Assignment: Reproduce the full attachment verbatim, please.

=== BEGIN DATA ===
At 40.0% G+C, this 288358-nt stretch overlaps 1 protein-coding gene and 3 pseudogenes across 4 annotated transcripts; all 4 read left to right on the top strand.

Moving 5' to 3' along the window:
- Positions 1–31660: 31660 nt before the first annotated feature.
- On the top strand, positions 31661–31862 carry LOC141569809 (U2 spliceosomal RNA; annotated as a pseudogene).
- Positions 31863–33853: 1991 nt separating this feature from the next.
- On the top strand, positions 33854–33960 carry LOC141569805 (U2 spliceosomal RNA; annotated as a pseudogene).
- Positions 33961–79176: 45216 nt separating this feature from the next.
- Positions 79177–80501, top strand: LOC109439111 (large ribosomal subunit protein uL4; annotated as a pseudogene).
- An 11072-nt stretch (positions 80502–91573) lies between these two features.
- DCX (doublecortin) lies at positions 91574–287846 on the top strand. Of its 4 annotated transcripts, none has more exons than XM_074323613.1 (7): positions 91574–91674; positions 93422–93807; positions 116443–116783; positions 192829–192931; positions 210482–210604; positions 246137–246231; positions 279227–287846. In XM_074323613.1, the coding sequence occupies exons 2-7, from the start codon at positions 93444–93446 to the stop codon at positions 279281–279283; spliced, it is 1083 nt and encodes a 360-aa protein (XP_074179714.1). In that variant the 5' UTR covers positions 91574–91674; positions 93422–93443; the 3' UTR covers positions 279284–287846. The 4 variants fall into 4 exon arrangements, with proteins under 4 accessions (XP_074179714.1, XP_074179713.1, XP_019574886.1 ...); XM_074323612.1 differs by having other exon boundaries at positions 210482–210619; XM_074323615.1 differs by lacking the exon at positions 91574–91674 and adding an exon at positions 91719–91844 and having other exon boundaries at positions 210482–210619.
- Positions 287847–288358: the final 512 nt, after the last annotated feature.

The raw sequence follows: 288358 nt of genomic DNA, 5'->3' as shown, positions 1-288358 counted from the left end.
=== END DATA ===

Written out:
At 40.0% G+C, this 288358-nt stretch overlaps 1 protein-coding gene and 3 pseudogenes across 4 annotated transcripts; all 4 read left to right on the top strand.

Moving 5' to 3' along the window:
- Positions 1–31660: 31660 nt before the first annotated feature.
- On the top strand, positions 31661–31862 carry LOC141569809 (U2 spliceosomal RNA; annotated as a pseudogene).
- Positions 31863–33853: 1991 nt separating this feature from the next.
- On the top strand, positions 33854–33960 carry LOC141569805 (U2 spliceosomal RNA; annotated as a pseudogene).
- Positions 33961–79176: 45216 nt separating this feature from the next.
- Positions 79177–80501, top strand: LOC109439111 (large ribosomal subunit protein uL4; annotated as a pseudogene).
- An 11072-nt stretch (positions 80502–91573) lies between these two features.
- DCX (doublecortin) lies at positions 91574–287846 on the top strand. Of its 4 annotated transcripts, none has more exons than XM_074323613.1 (7): positions 91574–91674; positions 93422–93807; positions 116443–116783; positions 192829–192931; positions 210482–210604; positions 246137–246231; positions 279227–287846. In XM_074323613.1, the coding sequence occupies exons 2-7, from the start codon at positions 93444–93446 to the stop codon at positions 279281–279283; spliced, it is 1083 nt and encodes a 360-aa protein (XP_074179714.1). In that variant the 5' UTR covers positions 91574–91674; positions 93422–93443; the 3' UTR covers positions 279284–287846. The 4 variants fall into 4 exon arrangements, with proteins under 4 accessions (XP_074179714.1, XP_074179713.1, XP_019574886.1 ...); XM_074323612.1 differs by having other exon boundaries at positions 210482–210619; XM_074323615.1 differs by lacking the exon at positions 91574–91674 and adding an exon at positions 91719–91844 and having other exon boundaries at positions 210482–210619.
- Positions 287847–288358: the final 512 nt, after the last annotated feature.

The raw sequence follows: 288358 nt of genomic DNA, 5'->3' as shown, positions 1-288358 counted from the left end.